October 12-13, 2012
Storytelling and Panel Discussion Featuring Cherokee Leaders
Without a knowledge of Cherokee culture and history, the appreciation of Southern Appalachia would be limited. The Cherokee have lived in the southern Appalachian area for thousands of years, perhaps since 9,000 BCE. In the nineteenth century James Mooney collected tales and recorded histories told by the Cherokee people who remained in North Carolina after the Trail of Tears took the majority to Oklahoma in the late 1830s. These tales and histories, the traditions of the people, reveal not only their values, but also the extent of the foundations upon which present day Appalachia rests. The history of this region remains tied to the actions that perpetrated the Removal to Oklahoma and to the resulting settlements by Europeans. But before that, people from multiple ethnicities intermarried and adapted to each other’s way of life. These adaptations are a part of communities throughout the region. Take food, for example. It would be impossible to prepare a traditional Appalachian meal, which is sometimes called Southern, sometimes Soul, without Cherokee influences, and so what is Southern and what is Soul is Cherokee.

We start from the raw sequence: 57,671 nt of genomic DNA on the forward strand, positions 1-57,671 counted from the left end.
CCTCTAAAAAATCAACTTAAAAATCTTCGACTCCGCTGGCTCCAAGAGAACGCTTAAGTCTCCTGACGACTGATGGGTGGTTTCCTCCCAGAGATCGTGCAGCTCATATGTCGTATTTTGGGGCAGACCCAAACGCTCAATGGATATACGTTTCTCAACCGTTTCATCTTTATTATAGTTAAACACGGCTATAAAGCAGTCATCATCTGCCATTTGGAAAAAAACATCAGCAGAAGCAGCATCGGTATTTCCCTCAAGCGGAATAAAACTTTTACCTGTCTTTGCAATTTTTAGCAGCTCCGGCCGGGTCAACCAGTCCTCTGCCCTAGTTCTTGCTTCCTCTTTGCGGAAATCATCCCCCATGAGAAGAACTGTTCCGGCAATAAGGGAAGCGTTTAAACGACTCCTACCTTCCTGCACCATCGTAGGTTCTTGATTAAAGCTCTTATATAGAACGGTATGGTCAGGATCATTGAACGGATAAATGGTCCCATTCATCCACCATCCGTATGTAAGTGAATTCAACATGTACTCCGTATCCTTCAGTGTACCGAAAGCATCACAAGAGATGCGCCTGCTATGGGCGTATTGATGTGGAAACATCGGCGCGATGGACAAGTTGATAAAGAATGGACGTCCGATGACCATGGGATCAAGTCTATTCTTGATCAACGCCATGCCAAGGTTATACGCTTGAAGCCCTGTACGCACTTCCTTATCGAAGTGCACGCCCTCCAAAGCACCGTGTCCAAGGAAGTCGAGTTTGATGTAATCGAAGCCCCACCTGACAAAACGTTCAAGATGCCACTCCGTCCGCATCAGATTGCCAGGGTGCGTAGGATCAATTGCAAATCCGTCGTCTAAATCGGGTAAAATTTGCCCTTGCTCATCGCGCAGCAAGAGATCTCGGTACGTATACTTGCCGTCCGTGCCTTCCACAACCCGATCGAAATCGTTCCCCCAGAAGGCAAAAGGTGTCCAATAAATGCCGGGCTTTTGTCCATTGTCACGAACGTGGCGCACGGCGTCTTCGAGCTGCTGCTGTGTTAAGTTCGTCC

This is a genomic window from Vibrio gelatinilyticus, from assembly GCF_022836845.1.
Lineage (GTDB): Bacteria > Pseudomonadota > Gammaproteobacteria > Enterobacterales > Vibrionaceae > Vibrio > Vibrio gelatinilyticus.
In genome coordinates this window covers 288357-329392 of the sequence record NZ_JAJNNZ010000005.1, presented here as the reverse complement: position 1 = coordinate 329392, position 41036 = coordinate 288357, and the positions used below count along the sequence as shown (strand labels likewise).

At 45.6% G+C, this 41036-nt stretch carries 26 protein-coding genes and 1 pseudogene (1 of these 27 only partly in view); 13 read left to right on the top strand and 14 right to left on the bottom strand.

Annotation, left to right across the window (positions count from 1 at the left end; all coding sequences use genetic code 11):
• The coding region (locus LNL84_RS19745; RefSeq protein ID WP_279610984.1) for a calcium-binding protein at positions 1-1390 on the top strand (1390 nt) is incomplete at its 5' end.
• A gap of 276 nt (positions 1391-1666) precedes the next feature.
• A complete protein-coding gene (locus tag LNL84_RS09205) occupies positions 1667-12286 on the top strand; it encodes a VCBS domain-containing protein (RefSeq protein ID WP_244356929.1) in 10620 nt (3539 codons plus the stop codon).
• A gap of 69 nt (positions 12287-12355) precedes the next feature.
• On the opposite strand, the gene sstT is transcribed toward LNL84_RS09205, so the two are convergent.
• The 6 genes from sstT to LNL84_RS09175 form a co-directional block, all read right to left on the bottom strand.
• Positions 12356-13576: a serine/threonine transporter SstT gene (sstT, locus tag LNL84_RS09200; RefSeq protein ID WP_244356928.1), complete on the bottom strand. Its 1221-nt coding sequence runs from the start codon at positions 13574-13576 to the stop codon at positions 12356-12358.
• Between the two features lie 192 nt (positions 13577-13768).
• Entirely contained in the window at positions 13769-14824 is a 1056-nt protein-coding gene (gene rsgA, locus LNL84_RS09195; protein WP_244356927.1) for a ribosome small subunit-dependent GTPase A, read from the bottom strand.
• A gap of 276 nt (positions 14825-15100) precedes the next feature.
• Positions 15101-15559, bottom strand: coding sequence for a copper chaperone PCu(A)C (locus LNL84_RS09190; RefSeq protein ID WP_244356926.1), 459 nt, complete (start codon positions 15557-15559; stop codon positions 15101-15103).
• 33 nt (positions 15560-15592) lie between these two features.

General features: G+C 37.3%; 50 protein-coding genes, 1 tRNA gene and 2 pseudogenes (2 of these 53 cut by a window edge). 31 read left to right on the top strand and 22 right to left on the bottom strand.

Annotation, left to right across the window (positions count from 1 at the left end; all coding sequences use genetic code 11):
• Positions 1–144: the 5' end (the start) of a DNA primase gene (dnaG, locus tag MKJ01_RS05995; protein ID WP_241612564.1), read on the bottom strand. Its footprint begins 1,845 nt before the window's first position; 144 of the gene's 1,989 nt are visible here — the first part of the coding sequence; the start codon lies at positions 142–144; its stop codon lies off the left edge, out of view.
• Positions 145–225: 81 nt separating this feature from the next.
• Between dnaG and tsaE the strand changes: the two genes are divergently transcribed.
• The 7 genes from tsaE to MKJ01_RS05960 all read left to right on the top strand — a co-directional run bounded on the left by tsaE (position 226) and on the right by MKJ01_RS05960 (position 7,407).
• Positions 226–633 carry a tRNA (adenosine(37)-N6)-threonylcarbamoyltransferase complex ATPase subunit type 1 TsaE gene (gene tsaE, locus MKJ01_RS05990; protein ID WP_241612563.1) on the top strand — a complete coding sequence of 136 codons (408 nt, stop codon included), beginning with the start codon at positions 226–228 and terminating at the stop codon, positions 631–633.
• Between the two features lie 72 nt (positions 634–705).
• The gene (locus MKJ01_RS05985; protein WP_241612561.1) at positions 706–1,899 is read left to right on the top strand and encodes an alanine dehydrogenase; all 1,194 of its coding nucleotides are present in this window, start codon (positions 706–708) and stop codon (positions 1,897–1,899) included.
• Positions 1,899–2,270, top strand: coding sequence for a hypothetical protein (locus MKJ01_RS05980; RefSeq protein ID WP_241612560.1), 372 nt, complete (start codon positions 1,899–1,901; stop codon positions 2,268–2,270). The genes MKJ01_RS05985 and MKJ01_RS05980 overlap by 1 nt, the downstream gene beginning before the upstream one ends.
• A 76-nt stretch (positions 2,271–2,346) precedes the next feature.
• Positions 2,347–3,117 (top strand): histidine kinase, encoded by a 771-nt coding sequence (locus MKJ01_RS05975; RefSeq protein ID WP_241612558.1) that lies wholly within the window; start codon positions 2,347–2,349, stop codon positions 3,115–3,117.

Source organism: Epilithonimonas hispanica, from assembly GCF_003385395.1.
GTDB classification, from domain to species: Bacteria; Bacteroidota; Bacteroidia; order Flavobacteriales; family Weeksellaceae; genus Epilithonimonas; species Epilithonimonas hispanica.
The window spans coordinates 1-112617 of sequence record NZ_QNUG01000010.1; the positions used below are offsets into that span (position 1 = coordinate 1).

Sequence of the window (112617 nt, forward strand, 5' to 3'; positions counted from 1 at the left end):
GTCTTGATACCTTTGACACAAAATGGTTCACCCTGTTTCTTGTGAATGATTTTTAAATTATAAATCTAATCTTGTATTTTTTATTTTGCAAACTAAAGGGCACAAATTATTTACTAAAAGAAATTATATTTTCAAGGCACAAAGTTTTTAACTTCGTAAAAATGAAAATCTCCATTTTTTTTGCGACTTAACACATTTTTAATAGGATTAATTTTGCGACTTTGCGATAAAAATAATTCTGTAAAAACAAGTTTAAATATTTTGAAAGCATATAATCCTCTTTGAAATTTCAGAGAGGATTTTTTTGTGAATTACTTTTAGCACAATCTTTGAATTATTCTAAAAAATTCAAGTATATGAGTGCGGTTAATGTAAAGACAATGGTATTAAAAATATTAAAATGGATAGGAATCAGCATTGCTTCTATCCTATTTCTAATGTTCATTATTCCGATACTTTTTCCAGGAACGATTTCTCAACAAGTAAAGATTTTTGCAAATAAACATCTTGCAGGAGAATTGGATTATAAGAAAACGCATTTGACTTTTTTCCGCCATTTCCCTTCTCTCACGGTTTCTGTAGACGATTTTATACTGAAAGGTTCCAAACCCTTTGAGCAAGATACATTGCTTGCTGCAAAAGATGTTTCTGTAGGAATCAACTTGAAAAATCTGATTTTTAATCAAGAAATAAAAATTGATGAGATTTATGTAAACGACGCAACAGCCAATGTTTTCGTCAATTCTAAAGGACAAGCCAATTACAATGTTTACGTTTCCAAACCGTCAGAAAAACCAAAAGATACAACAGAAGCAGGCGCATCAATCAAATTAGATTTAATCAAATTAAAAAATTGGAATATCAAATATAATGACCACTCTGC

In our attempt to explore the many facets of the whole of Southern Appalachian culture our mission is to educate in ways that lead to greater understanding. Freeman Owle, who makes education his life’s work, strives to “correct some popular misconceptions: that Cherokees live in tipis, that they live off money from the government, that they’re getting rich from gambling. He wants to show that the Cherokee are people, too—that they’ve always had feelings, that they’ve always been religious, and that they were literate and civilized at the time of the Removal.” 
The 2012 Southern Appalachian Culture event features storytelling, a strong element of Cherokee culture which reaches back and back, but which is still vitally present. Also there will be an opportunity for conference attendees to interact with members of the 21st century leadership on the Qualla Boundary during a panel discussion on Saturday morning. We hope that in informal conversations, attendees will raise questions that allow further discussion and increased understanding and appreciation.
 Barbara R. Duncan, ed. Living Stories of the Cherokee. (Chapel Hill: The University of North Carolina Press, 1998), 194.